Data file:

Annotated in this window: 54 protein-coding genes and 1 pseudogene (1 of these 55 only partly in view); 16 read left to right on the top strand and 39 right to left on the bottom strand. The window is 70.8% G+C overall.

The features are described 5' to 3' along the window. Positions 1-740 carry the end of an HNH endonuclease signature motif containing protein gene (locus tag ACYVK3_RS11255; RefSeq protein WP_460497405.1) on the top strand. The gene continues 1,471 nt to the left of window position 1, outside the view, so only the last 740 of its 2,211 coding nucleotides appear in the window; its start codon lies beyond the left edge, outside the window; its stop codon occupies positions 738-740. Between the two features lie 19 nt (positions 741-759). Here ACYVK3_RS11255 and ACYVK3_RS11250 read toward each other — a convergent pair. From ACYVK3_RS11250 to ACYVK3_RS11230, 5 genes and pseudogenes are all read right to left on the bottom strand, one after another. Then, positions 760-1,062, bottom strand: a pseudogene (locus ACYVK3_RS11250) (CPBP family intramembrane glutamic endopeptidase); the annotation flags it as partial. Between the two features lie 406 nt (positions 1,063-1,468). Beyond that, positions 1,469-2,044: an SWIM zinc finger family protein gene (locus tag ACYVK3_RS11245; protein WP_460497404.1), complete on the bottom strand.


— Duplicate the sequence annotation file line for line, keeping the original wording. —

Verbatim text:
Annotated in this window: 54 protein-coding genes and 1 pseudogene (1 of these 55 only partly in view); 16 read left to right on the top strand and 39 right to left on the bottom strand. The window is 70.8% G+C overall.

The features are described 5' to 3' along the window. Positions 1-740 carry the end of an HNH endonuclease signature motif containing protein gene (locus tag ACYVK3_RS11255; RefSeq protein WP_460497405.1) on the top strand. The gene continues 1,471 nt to the left of window position 1, outside the view, so only the last 740 of its 2,211 coding nucleotides appear in the window; its start codon lies beyond the left edge, outside the window; its stop codon occupies positions 738-740. Between the two features lie 19 nt (positions 741-759). Here ACYVK3_RS11255 and ACYVK3_RS11250 read toward each other — a convergent pair. From ACYVK3_RS11250 to ACYVK3_RS11230, 5 genes and pseudogenes are all read right to left on the bottom strand, one after another. Then, positions 760-1,062, bottom strand: a pseudogene (locus ACYVK3_RS11250) (CPBP family intramembrane glutamic endopeptidase); the annotation flags it as partial. Between the two features lie 406 nt (positions 1,063-1,468). Beyond that, positions 1,469-2,044: an SWIM zinc finger family protein gene (locus tag ACYVK3_RS11245; protein WP_460497404.1), complete on the bottom strand.